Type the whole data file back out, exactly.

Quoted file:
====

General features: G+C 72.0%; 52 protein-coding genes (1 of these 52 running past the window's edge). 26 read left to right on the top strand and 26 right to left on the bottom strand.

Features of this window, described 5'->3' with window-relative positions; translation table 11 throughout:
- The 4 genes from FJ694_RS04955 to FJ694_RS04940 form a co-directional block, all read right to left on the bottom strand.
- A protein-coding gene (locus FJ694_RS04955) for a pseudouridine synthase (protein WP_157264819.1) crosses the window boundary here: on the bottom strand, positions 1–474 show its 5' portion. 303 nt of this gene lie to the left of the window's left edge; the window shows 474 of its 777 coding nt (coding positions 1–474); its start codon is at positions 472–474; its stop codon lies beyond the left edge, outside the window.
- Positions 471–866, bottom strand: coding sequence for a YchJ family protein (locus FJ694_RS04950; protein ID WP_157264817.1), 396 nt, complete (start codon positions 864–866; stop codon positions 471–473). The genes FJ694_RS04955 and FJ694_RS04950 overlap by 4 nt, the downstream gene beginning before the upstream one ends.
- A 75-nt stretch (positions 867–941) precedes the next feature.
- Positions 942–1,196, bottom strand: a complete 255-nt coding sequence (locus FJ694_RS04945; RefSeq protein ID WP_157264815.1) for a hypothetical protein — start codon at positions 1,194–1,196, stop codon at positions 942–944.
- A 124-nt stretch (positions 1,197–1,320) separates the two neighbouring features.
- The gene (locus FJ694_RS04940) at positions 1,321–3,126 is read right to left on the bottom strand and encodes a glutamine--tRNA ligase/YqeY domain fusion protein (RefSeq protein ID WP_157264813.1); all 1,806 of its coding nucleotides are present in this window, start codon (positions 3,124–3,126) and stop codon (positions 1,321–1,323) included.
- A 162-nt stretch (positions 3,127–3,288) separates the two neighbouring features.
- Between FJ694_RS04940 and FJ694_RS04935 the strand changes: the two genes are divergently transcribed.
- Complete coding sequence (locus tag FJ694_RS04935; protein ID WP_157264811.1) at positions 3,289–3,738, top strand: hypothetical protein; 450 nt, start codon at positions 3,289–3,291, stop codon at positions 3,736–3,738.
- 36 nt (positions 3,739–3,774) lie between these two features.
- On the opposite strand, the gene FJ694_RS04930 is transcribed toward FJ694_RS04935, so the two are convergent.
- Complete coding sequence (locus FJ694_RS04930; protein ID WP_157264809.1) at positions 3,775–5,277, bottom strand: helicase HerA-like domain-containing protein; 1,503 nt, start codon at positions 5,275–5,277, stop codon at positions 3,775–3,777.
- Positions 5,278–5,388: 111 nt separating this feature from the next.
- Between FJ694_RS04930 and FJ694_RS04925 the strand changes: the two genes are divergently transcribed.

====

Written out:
General features: G+C 72.0%; 52 protein-coding genes (1 of these 52 running past the window's edge). 26 read left to right on the top strand and 26 right to left on the bottom strand.

Features of this window, described 5'->3' with window-relative positions; translation table 11 throughout:
- The 4 genes from FJ694_RS04955 to FJ694_RS04940 form a co-directional block, all read right to left on the bottom strand.
- A protein-coding gene (locus FJ694_RS04955) for a pseudouridine synthase (protein WP_157264819.1) crosses the window boundary here: on the bottom strand, positions 1–474 show its 5' portion. 303 nt of this gene lie to the left of the window's left edge; the window shows 474 of its 777 coding nt (coding positions 1–474); its start codon is at positions 472–474; its stop codon lies beyond the left edge, outside the window.
- Positions 471–866, bottom strand: coding sequence for a YchJ family protein (locus FJ694_RS04950; protein ID WP_157264817.1), 396 nt, complete (start codon positions 864–866; stop codon positions 471–473). The genes FJ694_RS04955 and FJ694_RS04950 overlap by 4 nt, the downstream gene beginning before the upstream one ends.
- A 75-nt stretch (positions 867–941) precedes the next feature.
- Positions 942–1,196, bottom strand: a complete 255-nt coding sequence (locus FJ694_RS04945; RefSeq protein ID WP_157264815.1) for a hypothetical protein — start codon at positions 1,194–1,196, stop codon at positions 942–944.
- A 124-nt stretch (positions 1,197–1,320) separates the two neighbouring features.
- The gene (locus FJ694_RS04940) at positions 1,321–3,126 is read right to left on the bottom strand and encodes a glutamine--tRNA ligase/YqeY domain fusion protein (RefSeq protein ID WP_157264813.1); all 1,806 of its coding nucleotides are present in this window, start codon (positions 3,124–3,126) and stop codon (positions 1,321–1,323) included.
- A 162-nt stretch (positions 3,127–3,288) separates the two neighbouring features.
- Between FJ694_RS04940 and FJ694_RS04935 the strand changes: the two genes are divergently transcribed.
- Complete coding sequence (locus tag FJ694_RS04935; protein ID WP_157264811.1) at positions 3,289–3,738, top strand: hypothetical protein; 450 nt, start codon at positions 3,289–3,291, stop codon at positions 3,736–3,738.
- 36 nt (positions 3,739–3,774) lie between these two features.
- On the opposite strand, the gene FJ694_RS04930 is transcribed toward FJ694_RS04935, so the two are convergent.
- Complete coding sequence (locus FJ694_RS04930; protein ID WP_157264809.1) at positions 3,775–5,277, bottom strand: helicase HerA-like domain-containing protein; 1,503 nt, start codon at positions 5,275–5,277, stop codon at positions 3,775–3,777.
- Positions 5,278–5,388: 111 nt separating this feature from the next.
- Between FJ694_RS04930 and FJ694_RS04925 the strand changes: the two genes are divergently transcribed.